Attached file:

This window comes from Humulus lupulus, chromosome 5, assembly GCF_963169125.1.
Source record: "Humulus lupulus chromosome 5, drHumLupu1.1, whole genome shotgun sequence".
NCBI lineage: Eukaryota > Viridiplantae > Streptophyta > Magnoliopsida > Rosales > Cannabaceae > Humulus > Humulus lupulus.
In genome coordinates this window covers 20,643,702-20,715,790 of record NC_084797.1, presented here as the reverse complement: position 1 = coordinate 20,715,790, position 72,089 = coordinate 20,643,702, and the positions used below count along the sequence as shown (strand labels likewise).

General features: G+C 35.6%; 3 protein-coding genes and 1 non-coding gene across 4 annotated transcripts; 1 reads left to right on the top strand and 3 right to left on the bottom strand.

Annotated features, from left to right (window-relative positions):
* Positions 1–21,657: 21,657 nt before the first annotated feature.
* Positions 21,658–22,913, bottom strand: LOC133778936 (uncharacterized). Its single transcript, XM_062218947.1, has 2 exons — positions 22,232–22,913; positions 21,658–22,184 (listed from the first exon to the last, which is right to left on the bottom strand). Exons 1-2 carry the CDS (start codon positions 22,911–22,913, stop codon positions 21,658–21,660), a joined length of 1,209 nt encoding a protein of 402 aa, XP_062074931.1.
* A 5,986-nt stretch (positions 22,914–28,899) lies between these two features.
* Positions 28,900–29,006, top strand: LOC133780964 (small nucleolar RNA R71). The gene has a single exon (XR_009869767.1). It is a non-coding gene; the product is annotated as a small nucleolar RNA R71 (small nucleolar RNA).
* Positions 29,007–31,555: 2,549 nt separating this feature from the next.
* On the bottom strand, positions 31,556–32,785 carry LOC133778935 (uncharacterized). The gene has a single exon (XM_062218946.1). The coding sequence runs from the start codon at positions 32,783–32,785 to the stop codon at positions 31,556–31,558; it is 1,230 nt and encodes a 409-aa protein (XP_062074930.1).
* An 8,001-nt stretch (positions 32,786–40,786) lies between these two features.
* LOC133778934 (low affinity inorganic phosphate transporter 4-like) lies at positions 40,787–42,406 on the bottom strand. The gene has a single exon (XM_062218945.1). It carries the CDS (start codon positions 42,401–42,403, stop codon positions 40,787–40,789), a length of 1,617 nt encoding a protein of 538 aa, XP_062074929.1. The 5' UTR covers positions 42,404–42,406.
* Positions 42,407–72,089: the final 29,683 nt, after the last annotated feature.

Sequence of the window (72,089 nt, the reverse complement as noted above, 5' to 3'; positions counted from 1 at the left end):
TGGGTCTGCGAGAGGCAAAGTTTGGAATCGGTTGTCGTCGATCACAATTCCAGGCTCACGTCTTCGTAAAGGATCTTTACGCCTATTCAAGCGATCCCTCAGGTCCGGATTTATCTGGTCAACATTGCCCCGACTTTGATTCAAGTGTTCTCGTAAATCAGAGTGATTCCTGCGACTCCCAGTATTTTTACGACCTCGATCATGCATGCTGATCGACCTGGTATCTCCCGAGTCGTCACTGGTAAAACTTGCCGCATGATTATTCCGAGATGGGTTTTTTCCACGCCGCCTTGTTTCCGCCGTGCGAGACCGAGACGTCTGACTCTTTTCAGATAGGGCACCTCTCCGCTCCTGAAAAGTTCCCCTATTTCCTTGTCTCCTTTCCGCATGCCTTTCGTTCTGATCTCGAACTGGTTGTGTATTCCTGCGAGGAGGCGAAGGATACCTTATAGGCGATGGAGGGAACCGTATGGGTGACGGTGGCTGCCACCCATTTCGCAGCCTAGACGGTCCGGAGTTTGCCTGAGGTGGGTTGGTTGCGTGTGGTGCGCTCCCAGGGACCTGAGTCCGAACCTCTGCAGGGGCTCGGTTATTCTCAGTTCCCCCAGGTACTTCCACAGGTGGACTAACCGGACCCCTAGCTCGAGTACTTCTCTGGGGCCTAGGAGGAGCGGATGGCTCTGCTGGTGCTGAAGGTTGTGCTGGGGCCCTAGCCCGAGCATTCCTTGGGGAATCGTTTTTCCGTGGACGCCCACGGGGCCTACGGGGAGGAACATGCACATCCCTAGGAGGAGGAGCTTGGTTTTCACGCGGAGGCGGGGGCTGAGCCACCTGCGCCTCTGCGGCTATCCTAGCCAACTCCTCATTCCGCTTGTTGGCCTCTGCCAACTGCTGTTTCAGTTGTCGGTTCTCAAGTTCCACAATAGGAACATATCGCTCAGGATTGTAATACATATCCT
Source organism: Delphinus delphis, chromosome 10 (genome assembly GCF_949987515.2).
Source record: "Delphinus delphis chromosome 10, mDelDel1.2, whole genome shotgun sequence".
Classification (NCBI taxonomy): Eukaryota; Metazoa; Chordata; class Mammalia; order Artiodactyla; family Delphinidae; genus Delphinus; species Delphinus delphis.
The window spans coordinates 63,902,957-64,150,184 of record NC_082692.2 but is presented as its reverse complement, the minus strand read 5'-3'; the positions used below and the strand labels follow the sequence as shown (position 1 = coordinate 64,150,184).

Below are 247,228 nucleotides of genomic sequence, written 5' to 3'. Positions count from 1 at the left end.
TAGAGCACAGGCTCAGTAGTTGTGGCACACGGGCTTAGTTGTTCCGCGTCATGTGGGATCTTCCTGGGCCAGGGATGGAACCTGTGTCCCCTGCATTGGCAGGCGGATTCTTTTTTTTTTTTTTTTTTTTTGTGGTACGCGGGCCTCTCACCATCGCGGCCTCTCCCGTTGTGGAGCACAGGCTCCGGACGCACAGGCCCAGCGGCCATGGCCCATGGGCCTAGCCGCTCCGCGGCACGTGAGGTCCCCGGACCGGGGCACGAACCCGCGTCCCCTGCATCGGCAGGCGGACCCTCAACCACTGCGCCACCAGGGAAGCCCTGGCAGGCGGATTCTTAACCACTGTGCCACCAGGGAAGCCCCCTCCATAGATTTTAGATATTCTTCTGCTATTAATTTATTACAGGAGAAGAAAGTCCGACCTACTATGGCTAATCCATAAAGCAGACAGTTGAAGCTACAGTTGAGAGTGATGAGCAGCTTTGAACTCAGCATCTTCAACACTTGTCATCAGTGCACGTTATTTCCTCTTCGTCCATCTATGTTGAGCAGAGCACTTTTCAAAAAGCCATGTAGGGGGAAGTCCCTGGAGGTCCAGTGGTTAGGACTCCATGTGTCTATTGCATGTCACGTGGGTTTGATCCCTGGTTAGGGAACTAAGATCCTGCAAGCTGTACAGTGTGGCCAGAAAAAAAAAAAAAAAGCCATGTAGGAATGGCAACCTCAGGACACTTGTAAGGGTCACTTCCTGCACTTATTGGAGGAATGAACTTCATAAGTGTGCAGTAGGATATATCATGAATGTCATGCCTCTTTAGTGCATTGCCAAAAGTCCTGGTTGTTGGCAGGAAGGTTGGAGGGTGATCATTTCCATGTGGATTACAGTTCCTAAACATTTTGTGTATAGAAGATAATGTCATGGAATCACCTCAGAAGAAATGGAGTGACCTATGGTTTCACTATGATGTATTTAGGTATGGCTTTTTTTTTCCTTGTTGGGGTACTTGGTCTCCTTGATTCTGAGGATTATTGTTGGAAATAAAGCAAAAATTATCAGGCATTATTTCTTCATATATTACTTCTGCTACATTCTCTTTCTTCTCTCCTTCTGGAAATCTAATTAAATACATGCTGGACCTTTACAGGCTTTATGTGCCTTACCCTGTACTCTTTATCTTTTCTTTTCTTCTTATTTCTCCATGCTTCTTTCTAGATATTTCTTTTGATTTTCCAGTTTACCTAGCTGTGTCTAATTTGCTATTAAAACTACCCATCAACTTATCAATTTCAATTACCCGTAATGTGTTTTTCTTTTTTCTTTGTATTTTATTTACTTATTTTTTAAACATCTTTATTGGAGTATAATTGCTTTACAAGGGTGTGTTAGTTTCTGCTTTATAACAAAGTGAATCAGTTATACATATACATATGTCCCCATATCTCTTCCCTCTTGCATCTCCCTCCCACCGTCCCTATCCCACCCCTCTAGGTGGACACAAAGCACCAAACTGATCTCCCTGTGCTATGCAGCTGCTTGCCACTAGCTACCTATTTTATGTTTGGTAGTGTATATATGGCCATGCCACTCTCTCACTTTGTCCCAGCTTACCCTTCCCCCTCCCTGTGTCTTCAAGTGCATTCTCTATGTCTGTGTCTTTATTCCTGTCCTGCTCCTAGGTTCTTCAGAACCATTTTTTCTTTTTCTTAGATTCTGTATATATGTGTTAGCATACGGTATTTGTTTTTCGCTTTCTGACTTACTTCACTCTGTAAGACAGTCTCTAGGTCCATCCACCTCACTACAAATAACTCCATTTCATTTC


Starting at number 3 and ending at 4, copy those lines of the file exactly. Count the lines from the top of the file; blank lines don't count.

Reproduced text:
NCBI lineage: Eukaryota > Viridiplantae > Streptophyta > Magnoliopsida > Rosales > Cannabaceae > Humulus > Humulus lupulus.
In genome coordinates this window covers 20,643,702-20,715,790 of record NC_084797.1, presented here as the reverse complement: position 1 = coordinate 20,715,790, position 72,089 = coordinate 20,643,702, and the positions used below count along the sequence as shown (strand labels likewise).